7) Walk through the Coptic cemetery
Right next to the Church of St.George, there’s an underground passage leading to the maze of streets that create the heart of Coptic Cairo, a true ‘village’ inside the city suspended in time. Another interesting sight there is the Ben Ezra Synagogue, built on the site where Moses was found floating in his basket.
Don’t miss a walk through the cemetery right next to the Church of St.George, a Coptic cemetery with some beautifully decorated graves. You won’t find gravestones, but rows of small chapels, decorated with statues of angels and saints.
It’s free to walk around and take pictures of the chapels, but please be respectful if you come upon a funeral or a grieving family, as they may not appreciate the intrusion.
8) Travel back in time to the Egyptian Museum
Even if you don’t consider yourself a museum person, you can’t miss the Egyptian Museum. The museum is located in Tahrir Square, right in the middle of Downtown Cairo, and it’s completely FULL of priceless Egyptian antiquities.
When I say full… I mean full. The museum is very old, it’s gigantic and hard to navigate, and exhibits seem to have been arranged in a haphazard kind of manner – finding what you’re looking for is near impossible. Hopefully, soon it will receive a much-needed facelift and perhaps move to a new location – but until then, it remains in Tahrir Square.
Generally speaking, the lower floor contains statues, carvings and more ‘monumental’ kind of stuff, whereas utensils, the royal mummies and the famous treasure of Tutankhamon are located on the upper floor.
If you’re pressed with time, the best choice would be hiring a guide to help you navigate the museum. Alternatively, we recommend focusing on the upper floor – you’ll find King Tut’s mask in Room 3 and the royal mummies in two separate rooms on the far end of the hallway, for which you’ll need to purchase a separate ticket.
Entrance ticket: 60 EGP Museum / 100 EGP Royal Mummies
Unique Things to do in Cairo
9) Take a break from the traffic at Al-Azhar Park
Another wonderful place to escape the traffic and crowds of the city is Al-Azhar Park, not far from the Citadel. We reached it on foot, a 20-minute walk along a busy main road. Entering the park gave us a very pleasant feeling – there are landscaped gardens, water features and flower beds, in an attempt to recreate the atmosphere of ancient Islamic gardens.
The park has wonderful views both over the Citadel and the rest of the city, especially from the two viewpoints on either side of it.
Entrance ticket: 20 EGP
10) Climb Bab Zuwayla Minaret (or look for an alternative)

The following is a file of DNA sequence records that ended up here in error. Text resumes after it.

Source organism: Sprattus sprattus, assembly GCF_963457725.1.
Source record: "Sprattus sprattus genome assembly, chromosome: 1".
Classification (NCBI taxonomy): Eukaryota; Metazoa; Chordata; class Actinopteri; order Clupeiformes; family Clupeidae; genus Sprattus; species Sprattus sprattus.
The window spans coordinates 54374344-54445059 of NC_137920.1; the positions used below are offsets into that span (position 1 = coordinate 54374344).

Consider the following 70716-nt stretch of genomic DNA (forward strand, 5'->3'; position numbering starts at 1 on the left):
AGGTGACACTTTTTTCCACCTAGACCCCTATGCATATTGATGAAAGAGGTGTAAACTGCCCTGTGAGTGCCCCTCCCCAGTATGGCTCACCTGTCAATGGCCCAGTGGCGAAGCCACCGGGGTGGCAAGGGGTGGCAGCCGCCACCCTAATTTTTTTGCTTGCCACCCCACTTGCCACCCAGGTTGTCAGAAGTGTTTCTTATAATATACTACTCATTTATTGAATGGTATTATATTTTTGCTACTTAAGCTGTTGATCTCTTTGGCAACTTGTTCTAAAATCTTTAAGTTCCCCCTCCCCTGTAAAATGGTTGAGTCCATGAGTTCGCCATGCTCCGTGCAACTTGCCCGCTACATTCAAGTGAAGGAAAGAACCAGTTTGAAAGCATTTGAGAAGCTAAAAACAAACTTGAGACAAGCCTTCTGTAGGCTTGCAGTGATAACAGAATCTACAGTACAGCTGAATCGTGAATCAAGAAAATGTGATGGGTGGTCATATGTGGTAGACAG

To see Islamic Cairo from above, we were told to climb to the top of Bab Zuwayla Minaret. However, we ended up getting sidetracked and only reached the minaret just after 5 pm, when it was already closed. Standing in the busy streets below, we could imagine how amazing it would be to see everything from above, and were already planning to return the following day, when a young man approached us and asked if we wanted to get to the top?
Long story short, for a mere 25 EGP each we were led to the rooftop of the mosque right next to the Bab Zuwayla Minaret – we weren’t quite as high up, but we still managed to get that famous bird’s eye view over Islamic Cairo, right at sunset.
11) Tour the kaleidoscopic Khan el Khalili
Khan el Khalili is Cairo’s souk, a large open-air market full of stores selling (faux) Egyptian antiques, lamps, vases, silverware, clothes, scarves, papyrus, perfumes… you name it. Yes, it’s quite touristy – the kind of place where sellers jump over each other to get your custom, luring you into their stores with glasses of tea and karkade, and you should be prepared to either bargain hard, or pay an inflated price.
Love it or hate it, it would be a shame to miss it – we recommend visiting at twilight, perhaps after touring Islamic Cairo at sunset just like we did, to see the shop lights twinkle while the night falls.
12) Visit the ‘Rock Church’ in Mokattam
If you have more than just 3 days in Cairo, you can add this unique point of interest to your list. Very few Cairo tourists make it as far as Mokattam, a world away from the Nile and Downtown Cairo. Mokattam is the neighbourhood of the Zabbaleen, literally meaning ‘garbage collectors’, the poorest of the poor in Cairo, a Christian community that sorts through trash for a living.